March 22, 2006
Few foreign ambitions for Mexican leftist candidate
By Alistair Bell
CIUDAD JUAREZ, Mexico (Reuters) - Unlike other Latin
American leftists who have become globe-trotting stars,
Mexico's presidential front-runner has little interest in
foreign affairs, preferring the intricacies of creating local
jobs to international treaties.
Andres Manuel Lopez Obrador says if he wins the election in
July he will put dealings with the rest of the world on the
backburner while he gets on with his life-long ambition of
tackling Mexico's endemic poverty.
"Lopez Obrador is not a politician who wants to have a
continental movement or who aspires to having a foreign policy
with a lot of international initiatives," the candidate's chief
political aide, Manuel Camacho Solis, told Reuters.
Mexico's status in the world will rise if it can first get
its own house in order by cutting the income gap and fighting
corruption, Lopez Obrador says.
"I am convinced that if things are working in my country
and there is development, political stability with justice and
democracy then we will be respected in the world," he told a
rally in the border city of Ciudad Juarez this week.
"Foreign policy will be an extension of domestic policy,"
said the leftist, who has headed opinion polls for the last
three years and has a lead of around 8 points over his main
He did not mention any other countries except the United
States in what he had billed as a major foreign policy speech.
His lack of concern for diplomatic affairs has sparked the
untrue rumor among opponents in Mexico City's posh suburbs that
he does not even hold a passport.
Lopez Obrador's stay-at-home style contrasts with that of
Bolivian President Evo Morales, who launched a tour of Europe
and China straight after winning elections last year and caught
the world media's eye by wearing the same homely sweater on
Brazilian President Luiz Inacio Lula da Silva has made the
leap from former metalworker to global politics player with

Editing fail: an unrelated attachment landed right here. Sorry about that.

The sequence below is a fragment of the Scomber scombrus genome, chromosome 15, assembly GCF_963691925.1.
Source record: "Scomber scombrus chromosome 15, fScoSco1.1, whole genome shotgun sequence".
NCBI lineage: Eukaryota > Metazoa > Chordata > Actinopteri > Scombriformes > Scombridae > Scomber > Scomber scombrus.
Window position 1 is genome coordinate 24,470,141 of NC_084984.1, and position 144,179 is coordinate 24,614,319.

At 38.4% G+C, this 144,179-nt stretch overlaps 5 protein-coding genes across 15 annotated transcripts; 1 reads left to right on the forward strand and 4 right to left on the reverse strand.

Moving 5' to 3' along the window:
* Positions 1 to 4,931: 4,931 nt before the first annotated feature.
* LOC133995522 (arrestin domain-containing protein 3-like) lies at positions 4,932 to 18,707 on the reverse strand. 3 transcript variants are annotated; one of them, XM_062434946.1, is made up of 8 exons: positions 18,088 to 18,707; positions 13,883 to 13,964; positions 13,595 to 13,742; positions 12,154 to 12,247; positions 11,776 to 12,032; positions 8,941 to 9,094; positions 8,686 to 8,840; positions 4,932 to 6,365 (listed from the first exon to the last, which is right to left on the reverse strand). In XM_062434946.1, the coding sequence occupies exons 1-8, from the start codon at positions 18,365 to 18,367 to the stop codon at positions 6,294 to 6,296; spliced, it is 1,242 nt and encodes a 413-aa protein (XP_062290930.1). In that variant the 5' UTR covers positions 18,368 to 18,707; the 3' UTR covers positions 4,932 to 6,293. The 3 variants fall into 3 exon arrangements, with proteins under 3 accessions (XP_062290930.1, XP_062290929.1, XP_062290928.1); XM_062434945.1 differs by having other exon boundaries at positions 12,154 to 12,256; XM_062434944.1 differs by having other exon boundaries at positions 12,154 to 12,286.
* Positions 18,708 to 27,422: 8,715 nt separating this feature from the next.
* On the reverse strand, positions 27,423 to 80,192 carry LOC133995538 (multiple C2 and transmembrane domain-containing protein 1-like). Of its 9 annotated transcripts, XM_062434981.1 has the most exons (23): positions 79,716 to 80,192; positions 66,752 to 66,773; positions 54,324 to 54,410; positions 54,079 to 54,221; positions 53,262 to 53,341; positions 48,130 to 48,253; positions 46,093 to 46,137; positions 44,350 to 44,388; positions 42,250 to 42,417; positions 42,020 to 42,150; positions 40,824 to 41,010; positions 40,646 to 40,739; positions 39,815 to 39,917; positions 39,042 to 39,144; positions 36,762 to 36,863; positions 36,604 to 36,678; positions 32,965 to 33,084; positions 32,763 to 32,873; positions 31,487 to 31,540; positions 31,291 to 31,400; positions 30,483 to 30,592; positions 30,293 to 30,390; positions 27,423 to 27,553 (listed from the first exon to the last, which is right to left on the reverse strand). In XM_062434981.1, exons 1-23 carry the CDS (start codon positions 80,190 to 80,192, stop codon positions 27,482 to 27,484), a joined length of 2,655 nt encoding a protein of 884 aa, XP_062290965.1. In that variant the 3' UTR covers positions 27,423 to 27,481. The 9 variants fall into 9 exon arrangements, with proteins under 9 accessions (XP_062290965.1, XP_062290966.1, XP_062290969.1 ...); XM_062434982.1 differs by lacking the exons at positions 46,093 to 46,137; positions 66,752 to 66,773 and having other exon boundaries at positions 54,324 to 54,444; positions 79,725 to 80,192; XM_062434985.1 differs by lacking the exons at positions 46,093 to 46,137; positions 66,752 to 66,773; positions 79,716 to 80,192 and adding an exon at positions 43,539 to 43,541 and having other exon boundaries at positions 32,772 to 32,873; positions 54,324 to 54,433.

relative ease, but Lopez Obrador often looks uncomfortable
discussing the world beyond Mexico.
One relationship he cannot afford to neglect is with main
trading partner the United States, Camacho Solis said.
Lopez Obrador has deliberately avoided the type of
anti-U.S. rhetoric increasingly heard in Latin America, so as
to keep his mind on winning the election and trying to drag
millions of Mexicans out of poverty, the aide said.
The candidate said in Ciudad Juarez he wanted to get on
well with Washington. The tens of millions of Mexicans living
in the United States send home around $20 billion a year to
friends and family. The immigrants' welfare is a key issue in
"We need to have good relations with the United States. We
live on the money our families send from there," said retired
construction worker Juan Ramirez, 67, whose seven children live
in five U.S. states
President Vicente Fox is a frequent traveler to regional
and world summits and critics complain he has produced little
from his globe-trotting.
A Fox plan for an immigration accord with the United States
to legalize millions of Mexican undocumented workers has not
materialized after five years of trying.
But a U.S. Senate panel last week neared agreement on a
proposal that would give some of the 12 million illegal aliens
living in the country, most of them Mexicans, an opportunity to
Fox has allowed Mexico's relations with the rest of Latin
America to chill and Lopez Obrador would eventually mend that,
Camacho Solis said.